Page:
In the middle of a wide-ranging conversation about remote work and creative collaboration, a friend blurted out “The pencil proves remote collaboration works!” It was an esoteric claim but one that makes a strong case. Let’s call it the pencil collaboration.
Way back in 1958, an economist named Leonard Read wrote an essay called ‘I, Pencil’ which points out that no one person knows how to make a pencil. On the surface, the pencil seems like a simple invention. In reality, it is the result of a vast range of specialties which are not centrally coordinated:
I, Pencil, am a complex combination of miracles: a tree, zinc, copper, graphite, and so on. […] millions of human beings have had a hand in my creation, no one of whom even knows more than a very few of the others. There isn’t a single person in all these millions, including the president of the pencil company, who contributes more than a tiny, infinitesimal bit of know-how. […] There is a fact still more astounding: the absence of a master mind, of anyone dictating or forcibly directing these countless actions which bring me into being.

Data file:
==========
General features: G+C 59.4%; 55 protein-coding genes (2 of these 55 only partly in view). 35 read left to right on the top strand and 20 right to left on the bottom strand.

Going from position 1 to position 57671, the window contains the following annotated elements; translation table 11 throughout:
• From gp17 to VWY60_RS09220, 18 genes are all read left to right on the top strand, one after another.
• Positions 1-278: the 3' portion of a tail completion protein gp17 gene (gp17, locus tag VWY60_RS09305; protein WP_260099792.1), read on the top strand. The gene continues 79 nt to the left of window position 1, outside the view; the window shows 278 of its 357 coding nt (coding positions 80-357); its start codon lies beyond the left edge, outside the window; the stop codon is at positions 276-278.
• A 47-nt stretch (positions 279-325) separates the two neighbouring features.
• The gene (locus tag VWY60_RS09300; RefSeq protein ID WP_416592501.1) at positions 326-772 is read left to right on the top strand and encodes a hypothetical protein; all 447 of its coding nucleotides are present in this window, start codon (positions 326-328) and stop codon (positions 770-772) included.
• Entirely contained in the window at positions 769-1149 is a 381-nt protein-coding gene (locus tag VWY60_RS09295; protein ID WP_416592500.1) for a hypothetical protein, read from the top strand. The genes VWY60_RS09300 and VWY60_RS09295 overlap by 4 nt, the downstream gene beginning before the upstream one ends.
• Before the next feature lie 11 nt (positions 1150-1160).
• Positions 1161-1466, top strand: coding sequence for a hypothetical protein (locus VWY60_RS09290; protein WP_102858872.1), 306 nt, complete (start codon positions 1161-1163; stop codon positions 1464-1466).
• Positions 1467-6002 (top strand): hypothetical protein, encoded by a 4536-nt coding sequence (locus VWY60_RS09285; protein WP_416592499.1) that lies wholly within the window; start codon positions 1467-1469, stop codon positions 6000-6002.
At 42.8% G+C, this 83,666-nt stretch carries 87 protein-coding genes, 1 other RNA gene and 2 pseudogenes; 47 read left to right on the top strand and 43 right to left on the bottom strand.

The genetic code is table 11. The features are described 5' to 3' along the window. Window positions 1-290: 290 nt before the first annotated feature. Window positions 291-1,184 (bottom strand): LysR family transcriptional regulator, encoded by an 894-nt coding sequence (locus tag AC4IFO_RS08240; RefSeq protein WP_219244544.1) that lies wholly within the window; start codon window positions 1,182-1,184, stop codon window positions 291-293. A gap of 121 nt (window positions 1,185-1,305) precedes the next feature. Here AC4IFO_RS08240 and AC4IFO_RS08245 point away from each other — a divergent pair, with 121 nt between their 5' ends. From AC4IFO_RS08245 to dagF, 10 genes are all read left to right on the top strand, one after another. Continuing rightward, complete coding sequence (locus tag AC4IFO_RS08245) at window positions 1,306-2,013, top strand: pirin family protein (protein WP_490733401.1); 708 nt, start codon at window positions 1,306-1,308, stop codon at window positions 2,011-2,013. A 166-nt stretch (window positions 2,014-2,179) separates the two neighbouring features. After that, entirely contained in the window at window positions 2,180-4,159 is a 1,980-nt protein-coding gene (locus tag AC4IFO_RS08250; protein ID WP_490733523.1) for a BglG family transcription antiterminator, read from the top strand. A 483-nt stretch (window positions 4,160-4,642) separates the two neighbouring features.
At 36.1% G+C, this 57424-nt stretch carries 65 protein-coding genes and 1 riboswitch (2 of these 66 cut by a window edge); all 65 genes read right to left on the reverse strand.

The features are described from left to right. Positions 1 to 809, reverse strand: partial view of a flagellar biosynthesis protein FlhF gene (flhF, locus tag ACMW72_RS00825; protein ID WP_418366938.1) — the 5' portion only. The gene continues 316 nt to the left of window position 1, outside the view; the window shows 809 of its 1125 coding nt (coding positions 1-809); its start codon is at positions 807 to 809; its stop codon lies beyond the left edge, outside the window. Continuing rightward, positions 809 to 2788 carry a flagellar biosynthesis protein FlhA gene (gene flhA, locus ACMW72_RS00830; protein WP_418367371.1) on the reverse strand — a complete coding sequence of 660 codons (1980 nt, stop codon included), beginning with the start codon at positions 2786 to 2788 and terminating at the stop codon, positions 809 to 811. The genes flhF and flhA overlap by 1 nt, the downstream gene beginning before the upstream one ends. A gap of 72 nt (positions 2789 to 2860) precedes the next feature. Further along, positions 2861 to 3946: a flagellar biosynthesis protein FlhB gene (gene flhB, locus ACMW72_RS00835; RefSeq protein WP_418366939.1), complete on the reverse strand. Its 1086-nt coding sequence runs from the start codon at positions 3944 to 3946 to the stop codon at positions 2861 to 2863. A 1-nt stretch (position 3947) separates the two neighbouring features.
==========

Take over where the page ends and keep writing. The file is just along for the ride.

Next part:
The pencil collaboration is a testament to highly-distributed processes in diverse disciplines collaborating to solve problems. Said more simply, it shows that loosely coordinated networks of people can produce concrete results. Here’s an animated film from the Competitive Enterprise Institute which reinforces this point:
Of course, this isn’t limited to a pencil but is true of virtually every invention and of society in general. The Nobel-prize winning economist Milton Friedman used a similar story to illustrate how the free market system promotes cooperation and harmony among those with no common interest. It’s not much of a leap from the pencil collaboration to decentralized autonomous organizations.
The pencil collaboration also reminds us that, no matter how indispensable we think we are, everything we do is dependent on others. The modern version of ‘no one is an island’ might be ‘we are all nodes in the network’.